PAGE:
Even though the key elements of the FFE will be discussed in a clockwise progression, they are expected to proceed nonsequentially, as shown by the looping arrows between the elements. Further, the separation between the influencing factors (i.e., environment) and the key elements is not rigid. Interactions and intermingling between the influencing factors, the five key elements, and the engine are expected to occur continuously.
The following sections discuss influencing factors, the engine, and each of the five key elements in more detail. Methods, techniques, and tools utilized will be indicated. Two examples-one market-driven and one technology-driven-highlight the characteristics of each part of the model.
INFLUENCING FACTORS (THE ENVIRONMENT)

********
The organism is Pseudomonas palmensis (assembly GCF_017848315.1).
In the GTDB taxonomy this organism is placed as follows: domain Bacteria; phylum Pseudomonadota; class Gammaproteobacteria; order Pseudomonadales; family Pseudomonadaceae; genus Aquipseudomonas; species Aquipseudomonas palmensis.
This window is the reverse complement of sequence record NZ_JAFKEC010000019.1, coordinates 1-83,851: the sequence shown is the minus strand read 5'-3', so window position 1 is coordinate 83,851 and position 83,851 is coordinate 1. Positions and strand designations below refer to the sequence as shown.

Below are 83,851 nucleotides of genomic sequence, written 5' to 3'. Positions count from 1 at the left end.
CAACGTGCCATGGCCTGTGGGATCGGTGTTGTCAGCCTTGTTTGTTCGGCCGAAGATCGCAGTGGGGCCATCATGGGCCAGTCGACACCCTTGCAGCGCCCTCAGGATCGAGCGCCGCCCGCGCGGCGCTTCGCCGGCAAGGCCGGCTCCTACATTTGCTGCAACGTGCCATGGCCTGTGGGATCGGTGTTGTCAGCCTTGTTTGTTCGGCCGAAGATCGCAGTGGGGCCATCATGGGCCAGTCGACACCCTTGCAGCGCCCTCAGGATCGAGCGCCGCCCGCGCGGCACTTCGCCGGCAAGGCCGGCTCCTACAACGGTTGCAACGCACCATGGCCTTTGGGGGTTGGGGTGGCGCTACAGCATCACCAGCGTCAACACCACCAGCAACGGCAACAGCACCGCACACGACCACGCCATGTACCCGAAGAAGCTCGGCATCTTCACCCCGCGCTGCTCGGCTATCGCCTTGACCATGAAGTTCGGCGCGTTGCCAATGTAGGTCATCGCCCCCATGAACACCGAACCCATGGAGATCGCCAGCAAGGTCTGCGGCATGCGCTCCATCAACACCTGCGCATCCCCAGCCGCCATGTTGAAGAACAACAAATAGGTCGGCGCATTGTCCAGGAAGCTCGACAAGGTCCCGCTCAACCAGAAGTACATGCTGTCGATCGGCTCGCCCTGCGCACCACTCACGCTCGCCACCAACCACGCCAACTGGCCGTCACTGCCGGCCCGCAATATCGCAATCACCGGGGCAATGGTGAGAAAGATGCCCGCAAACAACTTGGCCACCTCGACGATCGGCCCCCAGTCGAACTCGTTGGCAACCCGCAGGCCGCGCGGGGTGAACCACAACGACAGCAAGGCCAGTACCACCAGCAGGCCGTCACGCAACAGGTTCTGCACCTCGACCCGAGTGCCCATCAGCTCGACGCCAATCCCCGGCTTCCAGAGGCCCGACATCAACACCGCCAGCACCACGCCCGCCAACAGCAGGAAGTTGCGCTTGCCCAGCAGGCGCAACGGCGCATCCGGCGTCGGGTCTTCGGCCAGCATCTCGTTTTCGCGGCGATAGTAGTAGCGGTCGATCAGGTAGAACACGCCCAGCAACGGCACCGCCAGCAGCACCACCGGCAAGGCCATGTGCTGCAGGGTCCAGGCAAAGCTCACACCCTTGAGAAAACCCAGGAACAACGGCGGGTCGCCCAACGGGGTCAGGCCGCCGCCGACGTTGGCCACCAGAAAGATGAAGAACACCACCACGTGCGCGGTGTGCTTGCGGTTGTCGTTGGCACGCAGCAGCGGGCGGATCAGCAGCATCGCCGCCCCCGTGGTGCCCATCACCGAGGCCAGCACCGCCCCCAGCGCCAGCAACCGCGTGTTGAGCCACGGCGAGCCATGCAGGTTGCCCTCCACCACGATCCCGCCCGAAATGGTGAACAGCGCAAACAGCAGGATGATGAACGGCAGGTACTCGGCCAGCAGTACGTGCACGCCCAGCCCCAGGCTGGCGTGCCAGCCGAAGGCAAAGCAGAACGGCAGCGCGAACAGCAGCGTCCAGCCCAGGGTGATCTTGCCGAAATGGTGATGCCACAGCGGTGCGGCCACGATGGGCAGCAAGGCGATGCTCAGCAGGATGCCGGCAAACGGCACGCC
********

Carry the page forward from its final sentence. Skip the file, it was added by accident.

The FFE exists in an environment of influencing factors. The factors are the corporation's organizational capabilities, customer and competitor influences, the outside world's influences, and the depth and strength of enabling sciences and technology. Sustained successful product development can occur only when FFE activities can be accomplished with the company's organizational capabilities. Organizational capabilities determine whether and how opportunities are identified and analyzed, how ideas are selected and generated, and how concepts and technologies are developed. Organizational capabilities can also include organized or structured efforts in acquiring external technology. Electronics and pharmaceutical companies have a long history of augmenting their product development efforts with external licensing, joint development agreements, and the development of testing methodologies and protocols (Slowinski et al. 2000). These capabilities exert influence and give the organization the ability to deal with the influencing factors.